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Early Day Motion 122: Professor the Lord Winston of Hammersmith and ‘Three-Parent Embryos’

On Sunday, the Independent reported remarks by Professor the Lord Winston of Hammersmith, the renowned medical scientist and doctor, on the proposed introduction of ‘mitochondrial transfer’ techniques, which attempt to prevent hereditary diseases passed on through a female parents mitochondria by replacing these with healthy mitochondria. One such technique, ‘Pro-Nuclear Transfer’ (PNT), involves the creation and destruction of two embryos in order to create a baby who will not possess an inherited illness. Another, ‘Maternal Spindle Transfer’ (MST), involves taking the nucleus of one female egg and inserting it into another female egg with healthy mitochondria, then fertilising this egg with the sperm of the intended father. This creates a baby with the DNA of three human parents. Whilst affirming the basic idea of such procedures, Lord Winston commented that:

“The problem is that I don’t believe there has been enough work done to make sure mitochondrial replacement is truly safe. There probably needs to be a great deal more research in as many animal models as possible before it’s done.”

In the light of these comments, Fiona Bruce MP (Con; Congleton), who has written about the various problems with mitochondrial transfer techniques, has tabled an Early Day Motion (EDM) to raise awareness amongst Parliamentarians about the concerns that Lord Winston has vocalised.

Right To Life urges all supporters to please write to their Members of Parliament to note and support EDM 122, the full text of which is as follows:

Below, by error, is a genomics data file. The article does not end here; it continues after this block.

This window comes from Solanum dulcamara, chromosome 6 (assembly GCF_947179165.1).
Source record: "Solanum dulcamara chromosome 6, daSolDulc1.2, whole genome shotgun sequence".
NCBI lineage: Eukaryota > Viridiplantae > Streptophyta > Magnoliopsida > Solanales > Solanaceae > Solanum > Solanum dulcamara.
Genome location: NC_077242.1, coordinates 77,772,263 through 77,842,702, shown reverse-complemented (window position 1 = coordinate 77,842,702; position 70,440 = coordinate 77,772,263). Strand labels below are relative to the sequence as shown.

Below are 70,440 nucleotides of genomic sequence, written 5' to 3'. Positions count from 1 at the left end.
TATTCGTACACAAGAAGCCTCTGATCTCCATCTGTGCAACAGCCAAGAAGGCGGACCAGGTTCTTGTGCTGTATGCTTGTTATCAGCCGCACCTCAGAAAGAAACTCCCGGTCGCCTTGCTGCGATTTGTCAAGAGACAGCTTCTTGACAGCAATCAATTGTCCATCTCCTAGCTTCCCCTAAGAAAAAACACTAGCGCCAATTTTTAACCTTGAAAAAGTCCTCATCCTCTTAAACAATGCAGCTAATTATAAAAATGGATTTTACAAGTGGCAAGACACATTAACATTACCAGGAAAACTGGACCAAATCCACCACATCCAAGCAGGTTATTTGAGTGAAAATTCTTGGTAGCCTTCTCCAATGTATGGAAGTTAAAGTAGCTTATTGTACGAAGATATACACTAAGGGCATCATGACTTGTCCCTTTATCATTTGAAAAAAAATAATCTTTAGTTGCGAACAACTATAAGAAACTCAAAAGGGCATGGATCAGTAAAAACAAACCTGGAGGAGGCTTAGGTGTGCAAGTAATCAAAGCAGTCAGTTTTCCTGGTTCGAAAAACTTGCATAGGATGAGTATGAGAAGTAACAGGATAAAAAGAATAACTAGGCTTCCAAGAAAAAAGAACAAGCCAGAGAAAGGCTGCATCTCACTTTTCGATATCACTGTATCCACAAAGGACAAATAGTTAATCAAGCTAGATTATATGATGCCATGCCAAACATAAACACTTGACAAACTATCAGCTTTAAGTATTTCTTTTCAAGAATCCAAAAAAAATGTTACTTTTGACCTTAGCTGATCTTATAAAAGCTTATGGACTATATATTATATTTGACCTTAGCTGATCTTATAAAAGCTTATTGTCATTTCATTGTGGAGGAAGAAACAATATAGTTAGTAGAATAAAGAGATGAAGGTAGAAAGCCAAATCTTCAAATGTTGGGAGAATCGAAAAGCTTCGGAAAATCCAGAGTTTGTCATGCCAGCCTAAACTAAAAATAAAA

That this House notes the comments of Professor Robert Winston reported in the Independent on Sunday on 15 June 2014 on the premature introduction of mitochondrial replacement techniques; urges the Government to heed his warning that a great deal more research in as many animal models as possible ought to be undertaken prior to such techniques being approved; further notes his view that full and far-reaching assessments must be conducted as to the potential risks to children born as a result of the procedures; and calls on the Department of Health to delay bringing the relevant regulations before Parliament until the international scientific community and the Human Fertilisation and Embryology Authority have declared the techniques safe.

Also worth noting are Lord Winston’s further comments on the regulatory incompetence of the Human Fertilisation and Embryology Authority (HFEA), which is supposed to regulate experimentation and medical practice that involve embryonic human beings, and the resulting unregulated ‘jungle’ of UK fertility treatment (including over-prescription of IVF):

On the HFEA:

“I think [the HFEA] is not regulating the clinical treatments, which is what it should be doing. I don’t think it is competent. I think it is frightened of being sued. I think it hasn’t regulated the market. I think I can say the HFEA has had its day.”

On IVF and UK Fertility Treatment:

“It’s [NHS fertility treatment] got worse. It has become more and more private and more and more commercial. IVF is being offered as a blanket treatment when there are a whole variety of other things that you could do that might be more effective… What is happening in the jungle is pretty frightening. Of course there are lots of good people doing good work and good medicine, but what is happening with infertility increasingly is that it is not being treated like a symptom… Nowadays, if you go in with a symptom of infertility, you automatically get IVF though there are many cheaper treatments that may be more effective.”